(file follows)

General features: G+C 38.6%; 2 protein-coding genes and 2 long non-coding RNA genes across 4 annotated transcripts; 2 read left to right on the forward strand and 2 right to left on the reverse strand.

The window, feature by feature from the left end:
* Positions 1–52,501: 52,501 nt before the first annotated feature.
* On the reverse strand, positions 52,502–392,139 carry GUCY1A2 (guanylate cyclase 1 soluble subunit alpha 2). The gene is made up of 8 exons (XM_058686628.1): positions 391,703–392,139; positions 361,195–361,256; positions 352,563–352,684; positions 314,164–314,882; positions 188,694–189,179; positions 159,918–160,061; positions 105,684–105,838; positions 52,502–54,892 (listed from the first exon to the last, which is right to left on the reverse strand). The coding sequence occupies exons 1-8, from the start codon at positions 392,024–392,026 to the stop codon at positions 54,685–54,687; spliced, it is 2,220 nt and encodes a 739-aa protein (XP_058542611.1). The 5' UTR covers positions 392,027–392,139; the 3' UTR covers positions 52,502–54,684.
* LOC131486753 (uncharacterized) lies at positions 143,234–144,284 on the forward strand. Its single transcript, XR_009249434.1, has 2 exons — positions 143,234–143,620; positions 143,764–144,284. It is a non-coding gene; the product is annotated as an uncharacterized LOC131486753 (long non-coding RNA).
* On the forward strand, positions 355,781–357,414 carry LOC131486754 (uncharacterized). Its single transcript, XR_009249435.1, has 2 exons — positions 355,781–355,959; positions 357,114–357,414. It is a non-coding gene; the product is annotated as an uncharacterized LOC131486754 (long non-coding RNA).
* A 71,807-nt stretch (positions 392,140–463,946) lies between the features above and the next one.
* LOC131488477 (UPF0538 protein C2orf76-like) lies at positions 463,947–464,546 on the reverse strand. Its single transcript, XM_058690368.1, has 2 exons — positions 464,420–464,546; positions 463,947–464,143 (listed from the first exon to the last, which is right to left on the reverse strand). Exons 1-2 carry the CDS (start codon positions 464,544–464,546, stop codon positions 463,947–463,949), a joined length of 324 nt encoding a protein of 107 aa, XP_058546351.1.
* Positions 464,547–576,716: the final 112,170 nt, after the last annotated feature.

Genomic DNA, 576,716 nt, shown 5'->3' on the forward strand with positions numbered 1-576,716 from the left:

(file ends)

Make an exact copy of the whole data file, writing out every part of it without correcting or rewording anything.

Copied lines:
General features: G+C 38.6%; 2 protein-coding genes and 2 long non-coding RNA genes across 4 annotated transcripts; 2 read left to right on the forward strand and 2 right to left on the reverse strand.

The window, feature by feature from the left end:
* Positions 1–52,501: 52,501 nt before the first annotated feature.
* On the reverse strand, positions 52,502–392,139 carry GUCY1A2 (guanylate cyclase 1 soluble subunit alpha 2). The gene is made up of 8 exons (XM_058686628.1): positions 391,703–392,139; positions 361,195–361,256; positions 352,563–352,684; positions 314,164–314,882; positions 188,694–189,179; positions 159,918–160,061; positions 105,684–105,838; positions 52,502–54,892 (listed from the first exon to the last, which is right to left on the reverse strand). The coding sequence occupies exons 1-8, from the start codon at positions 392,024–392,026 to the stop codon at positions 54,685–54,687; spliced, it is 2,220 nt and encodes a 739-aa protein (XP_058542611.1). The 5' UTR covers positions 392,027–392,139; the 3' UTR covers positions 52,502–54,684.
* LOC131486753 (uncharacterized) lies at positions 143,234–144,284 on the forward strand. Its single transcript, XR_009249434.1, has 2 exons — positions 143,234–143,620; positions 143,764–144,284. It is a non-coding gene; the product is annotated as an uncharacterized LOC131486753 (long non-coding RNA).
* On the forward strand, positions 355,781–357,414 carry LOC131486754 (uncharacterized). Its single transcript, XR_009249435.1, has 2 exons — positions 355,781–355,959; positions 357,114–357,414. It is a non-coding gene; the product is annotated as an uncharacterized LOC131486754 (long non-coding RNA).
* A 71,807-nt stretch (positions 392,140–463,946) lies between the features above and the next one.
* LOC131488477 (UPF0538 protein C2orf76-like) lies at positions 463,947–464,546 on the reverse strand. Its single transcript, XM_058690368.1, has 2 exons — positions 464,420–464,546; positions 463,947–464,143 (listed from the first exon to the last, which is right to left on the reverse strand). Exons 1-2 carry the CDS (start codon positions 464,544–464,546, stop codon positions 463,947–463,949), a joined length of 324 nt encoding a protein of 107 aa, XP_058546351.1.
* Positions 464,547–576,716: the final 112,170 nt, after the last annotated feature.

Genomic DNA, 576,716 nt, shown 5'->3' on the forward strand with positions numbered 1-576,716 from the left: